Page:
Prior to massive flooding early in 2011, long-term drought plagued the Australian state of Queensland . As part of a broad research program on cloud seeding, NCAR researchers have been steadily crunching data from a 2008–09 field project that looked into how to make the clouds drop more rain on the region.
Alaska is among the fastest-warming places on Earth, with its interior region warming the most statewide. A study by NCAR’s Shannon McNeeley looks at the vulnerability to climate change of native rural communities.
Like a creature from a hydrologic horror flick, Devils Lake, North Dakota, has been expanding off and on for 70 years, most dramatically from the mid-1990s onward. Some of its tendrils have blocked rail lines and roadways for years.
New research indicates that a regional nuclear war would deplete Earth’s protective ozone layer so profoundly that levels of ultraviolet radiation across the world would exceed levels now considered extreme.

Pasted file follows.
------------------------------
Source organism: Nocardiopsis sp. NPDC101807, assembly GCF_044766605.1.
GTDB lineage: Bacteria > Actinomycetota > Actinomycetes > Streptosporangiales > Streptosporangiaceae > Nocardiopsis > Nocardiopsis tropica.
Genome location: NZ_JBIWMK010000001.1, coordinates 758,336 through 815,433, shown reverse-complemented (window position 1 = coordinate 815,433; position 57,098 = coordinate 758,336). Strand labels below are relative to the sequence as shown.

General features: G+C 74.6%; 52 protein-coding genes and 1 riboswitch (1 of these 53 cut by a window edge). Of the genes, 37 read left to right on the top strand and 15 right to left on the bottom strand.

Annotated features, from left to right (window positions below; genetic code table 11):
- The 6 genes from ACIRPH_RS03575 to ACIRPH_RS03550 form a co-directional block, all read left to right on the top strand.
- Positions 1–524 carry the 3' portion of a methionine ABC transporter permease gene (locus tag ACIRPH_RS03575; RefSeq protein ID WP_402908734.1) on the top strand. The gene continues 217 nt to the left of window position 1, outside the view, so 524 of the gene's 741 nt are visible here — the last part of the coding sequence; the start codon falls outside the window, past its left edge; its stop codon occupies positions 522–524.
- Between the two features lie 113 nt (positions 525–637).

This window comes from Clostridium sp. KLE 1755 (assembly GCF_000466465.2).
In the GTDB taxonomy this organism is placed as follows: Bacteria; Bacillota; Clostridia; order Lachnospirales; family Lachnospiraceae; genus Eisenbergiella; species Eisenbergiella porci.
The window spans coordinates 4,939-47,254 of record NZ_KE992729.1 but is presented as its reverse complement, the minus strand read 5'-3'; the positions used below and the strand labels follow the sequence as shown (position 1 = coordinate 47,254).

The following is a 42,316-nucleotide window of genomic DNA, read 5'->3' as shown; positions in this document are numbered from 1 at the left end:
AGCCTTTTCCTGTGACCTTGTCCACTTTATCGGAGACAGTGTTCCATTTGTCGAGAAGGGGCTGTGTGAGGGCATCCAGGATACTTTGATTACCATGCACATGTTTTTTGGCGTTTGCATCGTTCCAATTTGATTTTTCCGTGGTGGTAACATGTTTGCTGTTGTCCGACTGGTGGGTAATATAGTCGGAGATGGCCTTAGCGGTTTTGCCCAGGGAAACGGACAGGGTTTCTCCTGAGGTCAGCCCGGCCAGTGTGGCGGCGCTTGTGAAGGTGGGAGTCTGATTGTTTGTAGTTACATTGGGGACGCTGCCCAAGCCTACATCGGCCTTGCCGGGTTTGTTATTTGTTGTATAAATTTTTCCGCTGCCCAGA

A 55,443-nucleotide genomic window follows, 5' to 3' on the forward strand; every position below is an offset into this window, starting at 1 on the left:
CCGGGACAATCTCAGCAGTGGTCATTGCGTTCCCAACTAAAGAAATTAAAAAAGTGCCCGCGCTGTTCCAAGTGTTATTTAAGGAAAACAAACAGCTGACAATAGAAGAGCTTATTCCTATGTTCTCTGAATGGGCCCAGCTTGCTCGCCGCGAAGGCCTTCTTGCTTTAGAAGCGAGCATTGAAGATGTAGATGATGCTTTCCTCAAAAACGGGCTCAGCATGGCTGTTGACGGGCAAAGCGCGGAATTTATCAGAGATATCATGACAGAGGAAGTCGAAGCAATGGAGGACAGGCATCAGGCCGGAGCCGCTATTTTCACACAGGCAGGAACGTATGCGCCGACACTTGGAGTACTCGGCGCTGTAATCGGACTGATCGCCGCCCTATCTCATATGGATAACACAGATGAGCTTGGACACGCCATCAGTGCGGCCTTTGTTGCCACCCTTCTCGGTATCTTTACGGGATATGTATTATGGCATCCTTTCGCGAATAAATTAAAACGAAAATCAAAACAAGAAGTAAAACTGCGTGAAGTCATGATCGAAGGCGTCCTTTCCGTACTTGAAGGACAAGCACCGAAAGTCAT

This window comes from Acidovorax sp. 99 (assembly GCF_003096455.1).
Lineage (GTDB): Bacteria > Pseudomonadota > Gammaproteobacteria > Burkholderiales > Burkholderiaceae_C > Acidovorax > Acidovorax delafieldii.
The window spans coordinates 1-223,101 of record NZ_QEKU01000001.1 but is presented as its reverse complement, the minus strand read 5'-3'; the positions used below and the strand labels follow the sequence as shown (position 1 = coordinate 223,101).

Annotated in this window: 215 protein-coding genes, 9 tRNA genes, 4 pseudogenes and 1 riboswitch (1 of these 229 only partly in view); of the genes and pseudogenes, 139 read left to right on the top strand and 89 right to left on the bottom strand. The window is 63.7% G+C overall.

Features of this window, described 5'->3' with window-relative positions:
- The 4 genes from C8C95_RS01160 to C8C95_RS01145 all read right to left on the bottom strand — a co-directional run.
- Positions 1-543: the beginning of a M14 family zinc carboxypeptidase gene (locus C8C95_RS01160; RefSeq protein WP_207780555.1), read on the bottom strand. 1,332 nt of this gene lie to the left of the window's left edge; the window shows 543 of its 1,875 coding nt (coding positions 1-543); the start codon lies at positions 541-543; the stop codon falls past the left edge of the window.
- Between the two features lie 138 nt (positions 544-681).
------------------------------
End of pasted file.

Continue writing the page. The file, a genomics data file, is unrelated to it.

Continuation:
One of the most influential and colorful atmospheric scientists of modern times passed from the scene unexpectedly on 19 July. Stephen Schneider died of an apparent heart attack while on board a flight from Sweden to London.
New, more interactive and versatile uses of the Web are beginning to enable profound changes in the entire life cycle of scientific publications. Among these developments, one that is currently looming large in many scientists’ minds is open access.
Clarence Mann, University of Michigan • Mann is crossing many boundaries on the way to a master's in environmental and land use planning. His research is creating new tools for urban planners and decision makers.
UCAR is concerned that emails and data, including personal information about individuals, have been hacked from the University of East Anglia. The selective publication of some stolen emails and other papers taken out of context is not a responsible way to engage on the issue of climate change.
How do people and organizations respond to extreme weather events—in particular, flash floods? Flash floods are already on average the leading cause of weather-related fatalities in the United States and second most common worldwide.